“I always knew it would go to the Supreme Court,” Cohen said Thursday in his room at Spring Arbor. “That’s why I took it on.”
“When I told Richard [Loving] that, his jaw about dropped,” he continued.
Cohen is now 85 and beginning to suffer from the effects of Parkinson’s, which was diagnosed when he was 70, his wife, Rae Cohen, said.
In November, he moved into Spring Arbor. When Ana Robles, the facility’s director of activities, found out the background of the new resident, she was fascinated.
She had seen the 2016 film “Loving” and wanted to do something special for the man who won the case for the Lovings and made it possible for all interracial couples to marry.
“He is real shy,” Robles said. “I asked him if he wouldn’t mind me organizing a celebration for him. He said, ‘Not at all, but I want to be sitting in the middle, not in front.’ ”
Robles organized a screening of the documentary, “The Loving Story,” with popcorn and other refreshments, on Thursday. She invited Cohen’s neighbors at Spring Arbor, as well as his friends and family.
Later, she learned that Jan. 17 also happened to be Cohen’s 85th birthday.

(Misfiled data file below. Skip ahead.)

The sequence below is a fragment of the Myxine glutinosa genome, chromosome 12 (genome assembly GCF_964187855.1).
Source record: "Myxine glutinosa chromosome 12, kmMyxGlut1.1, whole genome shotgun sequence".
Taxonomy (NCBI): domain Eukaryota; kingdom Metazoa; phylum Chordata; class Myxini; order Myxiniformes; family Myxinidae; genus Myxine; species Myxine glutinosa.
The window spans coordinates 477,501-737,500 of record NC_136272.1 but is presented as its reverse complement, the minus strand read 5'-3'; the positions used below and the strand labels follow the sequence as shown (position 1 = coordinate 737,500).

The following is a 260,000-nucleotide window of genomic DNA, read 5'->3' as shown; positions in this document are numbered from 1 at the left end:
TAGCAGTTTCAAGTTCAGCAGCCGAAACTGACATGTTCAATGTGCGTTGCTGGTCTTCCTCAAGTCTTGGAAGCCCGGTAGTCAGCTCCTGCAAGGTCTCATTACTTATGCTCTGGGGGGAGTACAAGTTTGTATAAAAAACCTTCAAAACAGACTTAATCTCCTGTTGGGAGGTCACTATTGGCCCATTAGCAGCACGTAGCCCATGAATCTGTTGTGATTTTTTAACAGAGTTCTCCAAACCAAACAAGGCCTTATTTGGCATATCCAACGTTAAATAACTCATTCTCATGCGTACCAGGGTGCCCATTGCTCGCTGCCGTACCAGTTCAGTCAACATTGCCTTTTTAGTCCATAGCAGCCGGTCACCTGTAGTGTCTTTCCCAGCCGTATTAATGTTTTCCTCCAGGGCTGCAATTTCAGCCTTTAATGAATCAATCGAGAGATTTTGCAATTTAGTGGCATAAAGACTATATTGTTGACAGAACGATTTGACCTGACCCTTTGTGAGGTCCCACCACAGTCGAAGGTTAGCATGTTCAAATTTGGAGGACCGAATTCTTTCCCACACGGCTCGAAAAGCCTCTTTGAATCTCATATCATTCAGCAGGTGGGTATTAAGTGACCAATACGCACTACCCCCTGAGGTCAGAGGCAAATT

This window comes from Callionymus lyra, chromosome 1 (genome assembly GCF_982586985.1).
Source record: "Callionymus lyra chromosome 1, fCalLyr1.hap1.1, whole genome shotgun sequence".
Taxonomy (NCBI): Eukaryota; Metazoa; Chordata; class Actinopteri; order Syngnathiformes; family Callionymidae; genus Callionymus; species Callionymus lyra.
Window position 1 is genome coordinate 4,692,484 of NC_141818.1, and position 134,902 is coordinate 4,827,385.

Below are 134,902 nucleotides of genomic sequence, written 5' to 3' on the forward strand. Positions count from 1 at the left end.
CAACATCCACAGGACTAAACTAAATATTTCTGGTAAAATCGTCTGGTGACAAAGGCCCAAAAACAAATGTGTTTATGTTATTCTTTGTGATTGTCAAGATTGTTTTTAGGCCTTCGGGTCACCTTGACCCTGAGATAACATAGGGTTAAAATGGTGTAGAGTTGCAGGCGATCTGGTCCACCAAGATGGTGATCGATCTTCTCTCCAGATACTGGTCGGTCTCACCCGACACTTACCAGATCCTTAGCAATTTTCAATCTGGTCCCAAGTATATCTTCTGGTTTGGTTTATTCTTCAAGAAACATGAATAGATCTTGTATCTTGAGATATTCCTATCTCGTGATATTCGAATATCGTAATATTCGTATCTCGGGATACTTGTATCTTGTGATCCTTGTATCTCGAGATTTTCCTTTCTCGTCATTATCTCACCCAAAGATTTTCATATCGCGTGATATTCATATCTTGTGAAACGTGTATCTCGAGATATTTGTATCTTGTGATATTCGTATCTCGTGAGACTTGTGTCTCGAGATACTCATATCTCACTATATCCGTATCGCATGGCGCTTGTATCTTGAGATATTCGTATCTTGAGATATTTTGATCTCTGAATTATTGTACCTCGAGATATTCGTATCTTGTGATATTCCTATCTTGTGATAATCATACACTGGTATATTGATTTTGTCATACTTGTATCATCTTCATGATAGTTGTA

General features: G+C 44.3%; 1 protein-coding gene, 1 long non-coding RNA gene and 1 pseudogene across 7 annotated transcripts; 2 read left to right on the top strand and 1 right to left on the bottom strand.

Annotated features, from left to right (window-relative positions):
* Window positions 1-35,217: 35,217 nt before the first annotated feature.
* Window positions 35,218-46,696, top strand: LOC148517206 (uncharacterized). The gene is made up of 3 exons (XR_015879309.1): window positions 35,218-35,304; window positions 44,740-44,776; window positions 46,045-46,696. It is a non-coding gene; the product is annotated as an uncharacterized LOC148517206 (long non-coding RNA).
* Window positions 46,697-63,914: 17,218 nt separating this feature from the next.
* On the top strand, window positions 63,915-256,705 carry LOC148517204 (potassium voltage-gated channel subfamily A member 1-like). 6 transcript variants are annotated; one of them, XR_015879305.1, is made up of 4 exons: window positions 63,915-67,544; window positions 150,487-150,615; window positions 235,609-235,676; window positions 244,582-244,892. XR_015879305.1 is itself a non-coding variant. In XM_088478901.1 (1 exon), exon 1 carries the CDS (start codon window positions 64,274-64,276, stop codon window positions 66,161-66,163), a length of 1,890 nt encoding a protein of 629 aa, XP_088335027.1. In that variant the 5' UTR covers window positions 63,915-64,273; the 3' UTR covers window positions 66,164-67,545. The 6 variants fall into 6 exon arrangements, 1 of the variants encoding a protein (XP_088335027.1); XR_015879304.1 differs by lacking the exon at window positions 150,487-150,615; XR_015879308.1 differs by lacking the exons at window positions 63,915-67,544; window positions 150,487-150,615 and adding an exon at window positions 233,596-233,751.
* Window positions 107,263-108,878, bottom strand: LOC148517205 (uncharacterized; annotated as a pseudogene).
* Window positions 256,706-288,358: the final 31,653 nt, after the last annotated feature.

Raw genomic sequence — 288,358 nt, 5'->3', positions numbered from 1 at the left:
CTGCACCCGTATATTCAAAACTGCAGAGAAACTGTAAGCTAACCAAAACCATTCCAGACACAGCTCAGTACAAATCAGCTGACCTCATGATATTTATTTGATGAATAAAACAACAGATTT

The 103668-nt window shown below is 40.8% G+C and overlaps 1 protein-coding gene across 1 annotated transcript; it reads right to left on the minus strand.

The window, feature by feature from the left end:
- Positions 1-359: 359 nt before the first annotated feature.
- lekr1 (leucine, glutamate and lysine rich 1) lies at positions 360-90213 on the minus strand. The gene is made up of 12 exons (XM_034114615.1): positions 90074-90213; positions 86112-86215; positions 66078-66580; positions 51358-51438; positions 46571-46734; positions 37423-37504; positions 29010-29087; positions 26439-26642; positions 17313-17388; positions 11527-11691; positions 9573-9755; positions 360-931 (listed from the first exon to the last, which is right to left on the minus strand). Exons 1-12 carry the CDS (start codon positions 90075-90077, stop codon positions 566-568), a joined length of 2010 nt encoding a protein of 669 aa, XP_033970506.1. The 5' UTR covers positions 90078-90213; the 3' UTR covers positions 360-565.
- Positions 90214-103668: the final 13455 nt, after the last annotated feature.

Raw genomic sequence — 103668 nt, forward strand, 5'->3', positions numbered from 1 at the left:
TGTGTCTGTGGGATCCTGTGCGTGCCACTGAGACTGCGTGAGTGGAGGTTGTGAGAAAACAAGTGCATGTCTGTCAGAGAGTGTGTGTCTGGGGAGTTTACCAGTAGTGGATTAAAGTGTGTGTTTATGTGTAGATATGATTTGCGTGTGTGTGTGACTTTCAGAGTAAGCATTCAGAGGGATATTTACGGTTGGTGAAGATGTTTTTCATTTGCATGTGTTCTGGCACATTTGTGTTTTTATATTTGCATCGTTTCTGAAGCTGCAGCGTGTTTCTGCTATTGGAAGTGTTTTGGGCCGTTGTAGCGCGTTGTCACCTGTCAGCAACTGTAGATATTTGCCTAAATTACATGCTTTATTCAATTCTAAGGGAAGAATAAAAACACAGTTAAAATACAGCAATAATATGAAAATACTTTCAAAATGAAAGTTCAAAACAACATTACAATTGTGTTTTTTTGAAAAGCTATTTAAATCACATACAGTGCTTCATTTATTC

The morning of the event, she said, Cohen’s nurses came to her and told her, “You have to go see Mr. Cohen. He won’t eat, he’s so excited.”
She took him balloons and reassured him.
“I told him, ‘The only thing you have to do today is enjoy your day,’ ” Robles said.
Cohen’s wife of 60 years, Rae, attended the celebration along with her twin sister, Rita Apter, and her children, Karen and Bennett Cohen.
Karen Cohen followed her father into a career as a lawyer, but she said his impact is bigger than that.
“It’s more the impact it’s had on us as a family, how proud we are of his legacy,” she said, with tears in her eyes. “My son is learning about civil rights in school and the Loving case came up. He was able to raise his hand and say, ‘My grandpa argued that.’ And my daughter had that same experience. For them to have that in their lives is so special.”
Cohen’s brother-in-law, Ronald Apter, said one of his “rewards” for winning the case in 1967 was having someone pour sugar in the gas tank of his car.